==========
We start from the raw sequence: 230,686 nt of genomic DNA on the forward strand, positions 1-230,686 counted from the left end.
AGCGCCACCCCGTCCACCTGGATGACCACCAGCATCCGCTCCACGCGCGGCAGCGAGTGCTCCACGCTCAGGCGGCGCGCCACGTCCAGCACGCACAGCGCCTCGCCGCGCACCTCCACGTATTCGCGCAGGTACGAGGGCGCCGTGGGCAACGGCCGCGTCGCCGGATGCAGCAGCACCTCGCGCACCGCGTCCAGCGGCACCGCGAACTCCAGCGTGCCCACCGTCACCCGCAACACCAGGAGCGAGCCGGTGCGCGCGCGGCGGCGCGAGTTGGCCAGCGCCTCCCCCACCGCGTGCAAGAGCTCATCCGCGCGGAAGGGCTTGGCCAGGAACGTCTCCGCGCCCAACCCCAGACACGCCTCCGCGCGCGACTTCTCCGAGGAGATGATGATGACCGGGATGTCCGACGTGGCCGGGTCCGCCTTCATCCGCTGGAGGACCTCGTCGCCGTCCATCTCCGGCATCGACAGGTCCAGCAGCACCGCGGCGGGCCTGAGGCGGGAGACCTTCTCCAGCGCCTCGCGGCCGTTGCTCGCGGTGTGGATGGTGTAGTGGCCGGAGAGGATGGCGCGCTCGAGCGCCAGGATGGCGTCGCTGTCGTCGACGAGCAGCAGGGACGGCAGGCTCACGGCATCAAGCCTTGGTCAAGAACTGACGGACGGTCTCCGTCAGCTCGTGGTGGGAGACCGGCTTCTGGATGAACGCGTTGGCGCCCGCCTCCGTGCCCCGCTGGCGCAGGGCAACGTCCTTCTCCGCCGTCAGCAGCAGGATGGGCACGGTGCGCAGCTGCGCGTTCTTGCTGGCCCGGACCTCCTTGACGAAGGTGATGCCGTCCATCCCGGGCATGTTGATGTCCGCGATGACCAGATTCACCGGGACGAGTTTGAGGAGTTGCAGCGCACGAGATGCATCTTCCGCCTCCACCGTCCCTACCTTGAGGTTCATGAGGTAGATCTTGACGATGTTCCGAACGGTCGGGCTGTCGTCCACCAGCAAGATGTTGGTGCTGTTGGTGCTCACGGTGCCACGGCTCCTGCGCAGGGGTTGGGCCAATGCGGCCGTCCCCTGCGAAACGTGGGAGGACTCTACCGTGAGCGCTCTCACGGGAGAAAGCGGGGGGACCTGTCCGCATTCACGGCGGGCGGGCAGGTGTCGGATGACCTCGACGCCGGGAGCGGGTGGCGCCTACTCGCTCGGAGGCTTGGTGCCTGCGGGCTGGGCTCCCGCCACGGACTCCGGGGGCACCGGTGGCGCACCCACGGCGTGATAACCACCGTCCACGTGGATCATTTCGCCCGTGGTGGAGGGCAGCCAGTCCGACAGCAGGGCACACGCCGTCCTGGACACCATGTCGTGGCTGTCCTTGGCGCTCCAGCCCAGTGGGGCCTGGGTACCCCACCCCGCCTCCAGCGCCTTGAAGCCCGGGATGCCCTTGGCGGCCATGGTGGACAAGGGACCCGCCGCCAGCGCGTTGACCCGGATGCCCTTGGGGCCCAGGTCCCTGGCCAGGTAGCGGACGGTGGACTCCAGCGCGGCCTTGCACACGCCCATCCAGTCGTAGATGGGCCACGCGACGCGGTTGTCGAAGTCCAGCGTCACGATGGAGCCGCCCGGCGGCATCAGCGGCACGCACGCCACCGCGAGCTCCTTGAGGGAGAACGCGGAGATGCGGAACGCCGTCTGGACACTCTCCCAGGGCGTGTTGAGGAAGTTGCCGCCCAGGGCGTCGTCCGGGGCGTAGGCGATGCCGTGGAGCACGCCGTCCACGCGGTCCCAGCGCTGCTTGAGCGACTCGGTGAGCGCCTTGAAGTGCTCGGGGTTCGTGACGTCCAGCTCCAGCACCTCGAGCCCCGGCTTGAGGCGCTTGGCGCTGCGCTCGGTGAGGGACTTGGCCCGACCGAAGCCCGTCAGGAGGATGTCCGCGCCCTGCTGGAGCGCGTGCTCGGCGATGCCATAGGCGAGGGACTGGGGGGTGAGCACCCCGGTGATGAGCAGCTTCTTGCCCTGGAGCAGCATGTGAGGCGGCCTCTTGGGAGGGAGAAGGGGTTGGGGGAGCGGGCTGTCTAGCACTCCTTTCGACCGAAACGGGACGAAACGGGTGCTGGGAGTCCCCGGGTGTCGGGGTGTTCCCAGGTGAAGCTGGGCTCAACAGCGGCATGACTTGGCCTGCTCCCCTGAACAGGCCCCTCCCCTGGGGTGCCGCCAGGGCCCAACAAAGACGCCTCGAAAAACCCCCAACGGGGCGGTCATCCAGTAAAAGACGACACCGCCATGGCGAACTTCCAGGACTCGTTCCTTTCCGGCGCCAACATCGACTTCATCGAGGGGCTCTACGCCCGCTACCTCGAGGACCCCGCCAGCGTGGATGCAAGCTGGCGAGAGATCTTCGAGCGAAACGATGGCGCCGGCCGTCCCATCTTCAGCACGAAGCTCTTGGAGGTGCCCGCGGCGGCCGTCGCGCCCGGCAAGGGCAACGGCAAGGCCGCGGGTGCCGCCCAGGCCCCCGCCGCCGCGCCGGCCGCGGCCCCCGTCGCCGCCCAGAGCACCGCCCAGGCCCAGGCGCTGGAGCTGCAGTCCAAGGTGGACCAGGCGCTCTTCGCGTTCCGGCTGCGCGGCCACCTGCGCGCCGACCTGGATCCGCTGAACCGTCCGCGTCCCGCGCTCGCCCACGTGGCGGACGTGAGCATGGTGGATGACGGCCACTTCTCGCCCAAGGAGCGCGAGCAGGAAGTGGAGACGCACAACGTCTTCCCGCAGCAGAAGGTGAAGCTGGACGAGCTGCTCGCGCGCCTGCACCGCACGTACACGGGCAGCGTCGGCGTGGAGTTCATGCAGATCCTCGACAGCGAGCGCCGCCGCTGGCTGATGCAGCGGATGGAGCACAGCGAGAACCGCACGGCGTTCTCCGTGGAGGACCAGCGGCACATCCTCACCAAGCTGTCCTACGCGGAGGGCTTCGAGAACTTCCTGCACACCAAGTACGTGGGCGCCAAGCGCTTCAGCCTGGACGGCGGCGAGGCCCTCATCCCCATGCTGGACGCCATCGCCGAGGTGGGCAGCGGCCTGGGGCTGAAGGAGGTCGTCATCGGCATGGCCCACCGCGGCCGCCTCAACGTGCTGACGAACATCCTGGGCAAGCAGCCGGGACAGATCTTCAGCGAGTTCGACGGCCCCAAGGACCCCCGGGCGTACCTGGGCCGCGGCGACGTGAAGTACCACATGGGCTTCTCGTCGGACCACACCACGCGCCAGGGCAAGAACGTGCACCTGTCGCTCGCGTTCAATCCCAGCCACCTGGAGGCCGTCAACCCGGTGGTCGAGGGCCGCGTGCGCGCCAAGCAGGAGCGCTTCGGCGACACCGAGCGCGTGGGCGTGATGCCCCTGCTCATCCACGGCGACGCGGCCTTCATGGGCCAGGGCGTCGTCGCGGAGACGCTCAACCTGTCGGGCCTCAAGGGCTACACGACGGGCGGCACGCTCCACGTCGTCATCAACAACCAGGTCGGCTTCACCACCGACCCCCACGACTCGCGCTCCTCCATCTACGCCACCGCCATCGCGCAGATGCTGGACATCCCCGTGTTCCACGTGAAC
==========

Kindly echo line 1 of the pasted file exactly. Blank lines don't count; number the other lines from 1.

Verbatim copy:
We start from the raw sequence: 230,686 nt of genomic DNA on the forward strand, positions 1-230,686 counted from the left end.